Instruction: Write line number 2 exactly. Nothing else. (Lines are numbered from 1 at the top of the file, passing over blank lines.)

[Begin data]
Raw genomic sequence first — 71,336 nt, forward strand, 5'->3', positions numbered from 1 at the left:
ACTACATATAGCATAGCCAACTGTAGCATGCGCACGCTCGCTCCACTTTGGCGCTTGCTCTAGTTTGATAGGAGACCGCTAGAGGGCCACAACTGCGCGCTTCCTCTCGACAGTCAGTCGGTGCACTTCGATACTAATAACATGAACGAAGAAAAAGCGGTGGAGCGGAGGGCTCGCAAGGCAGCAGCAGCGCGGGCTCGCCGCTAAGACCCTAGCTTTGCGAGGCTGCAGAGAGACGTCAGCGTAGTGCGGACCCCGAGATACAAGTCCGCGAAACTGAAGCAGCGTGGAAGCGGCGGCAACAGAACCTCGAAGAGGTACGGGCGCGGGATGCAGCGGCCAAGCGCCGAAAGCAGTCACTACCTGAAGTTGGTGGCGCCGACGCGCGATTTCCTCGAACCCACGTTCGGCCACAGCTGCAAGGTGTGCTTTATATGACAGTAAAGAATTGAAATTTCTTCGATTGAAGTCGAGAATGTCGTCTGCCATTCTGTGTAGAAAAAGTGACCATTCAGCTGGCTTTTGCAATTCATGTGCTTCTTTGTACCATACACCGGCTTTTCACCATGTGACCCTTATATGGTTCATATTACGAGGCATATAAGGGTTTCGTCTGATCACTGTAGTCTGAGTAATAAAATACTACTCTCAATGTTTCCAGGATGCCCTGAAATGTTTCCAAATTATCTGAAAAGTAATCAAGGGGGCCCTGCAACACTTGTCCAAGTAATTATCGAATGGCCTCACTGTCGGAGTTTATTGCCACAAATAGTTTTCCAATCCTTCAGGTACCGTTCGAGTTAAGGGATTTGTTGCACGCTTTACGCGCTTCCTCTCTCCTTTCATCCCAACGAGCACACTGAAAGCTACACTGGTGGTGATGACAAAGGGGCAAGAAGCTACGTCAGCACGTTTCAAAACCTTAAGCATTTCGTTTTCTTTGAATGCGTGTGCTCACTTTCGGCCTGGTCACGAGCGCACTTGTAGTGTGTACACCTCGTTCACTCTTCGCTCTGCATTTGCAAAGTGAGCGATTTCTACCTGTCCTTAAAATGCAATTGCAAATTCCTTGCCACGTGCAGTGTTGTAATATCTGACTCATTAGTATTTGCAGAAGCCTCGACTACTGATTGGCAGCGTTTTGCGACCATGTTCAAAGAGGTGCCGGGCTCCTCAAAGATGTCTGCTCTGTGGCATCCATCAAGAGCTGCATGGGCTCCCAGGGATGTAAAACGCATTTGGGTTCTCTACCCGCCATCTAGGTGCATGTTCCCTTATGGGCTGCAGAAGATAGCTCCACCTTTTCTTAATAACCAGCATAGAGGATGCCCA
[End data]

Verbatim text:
ACTACATATAGCATAGCCAACTGTAGCATGCGCACGCTCGCTCCACTTTGGCGCTTGCTCTAGTTTGATAGGAGACCGCTAGAGGGCCACAACTGCGCGCTTCCTCTCGACAGTCAGTCGGTGCACTTCGATACTAATAACATGAACGAAGAAAAAGCGGTGGAGCGGAGGGCTCGCAAGGCAGCAGCAGCGCGGGCTCGCCGCTAAGACCCTAGCTTTGCGAGGCTGCAGAGAGACGTCAGCGTAGTGCGGACCCCGAGATACAAGTCCGCGAAACTGAAGCAGCGTGGAAGCGGCGGCAACAGAACCTCGAAGAGGTACGGGCGCGGGATGCAGCGGCCAAGCGCCGAAAGCAGTCACTACCTGAAGTTGGTGGCGCCGACGCGCGATTTCCTCGAACCCACGTTCGGCCACAGCTGCAAGGTGTGCTTTATATGACAGTAAAGAATTGAAATTTCTTCGATTGAAGTCGAGAATGTCGTCTGCCATTCTGTGTAGAAAAAGTGACCATTCAGCTGGCTTTTGCAATTCATGTGCTTCTTTGTACCATACACCGGCTTTTCACCATGTGACCCTTATATGGTTCATATTACGAGGCATATAAGGGTTTCGTCTGATCACTGTAGTCTGAGTAATAAAATACTACTCTCAATGTTTCCAGGATGCCCTGAAATGTTTCCAAATTATCTGAAAAGTAATCAAGGGGGCCCTGCAACACTTGTCCAAGTAATTATCGAATGGCCTCACTGTCGGAGTTTATTGCCACAAATAGTTTTCCAATCCTTCAGGTACCGTTCGAGTTAAGGGATTTGTTGCACGCTTTACGCGCTTCCTCTCTCCTTTCATCCCAACGAGCACACTGAAAGCTACACTGGTGGTGATGACAAAGGGGCAAGAAGCTACGTCAGCACGTTTCAAAACCTTAAGCATTTCGTTTTCTTTGAATGCGTGTGCTCACTTTCGGCCTGGTCACGAGCGCACTTGTAGTGTGTACACCTCGTTCACTCTTCGCTCTGCATTTGCAAAGTGAGCGATTTCTACCTGTCCTTAAAATGCAATTGCAAATTCCTTGCCACGTGCAGTGTTGTAATATCTGACTCATTAGTATTTGCAGAAGCCTCGACTACTGATTGGCAGCGTTTTGCGACCATGTTCAAAGAGGTGCCGGGCTCCTCAAAGATGTCTGCTCTGTGGCATCCATCAAGAGCTGCATGGGCTCCCAGGGATGTAAAACGCATTTGGGTTCTCTACCCGCCATCTAGGTGCATGTTCCCTTATGGGCTGCAGAAGATAGCTCCACCTTTTCTTAATAACCAGCATAGAGGATGCCCA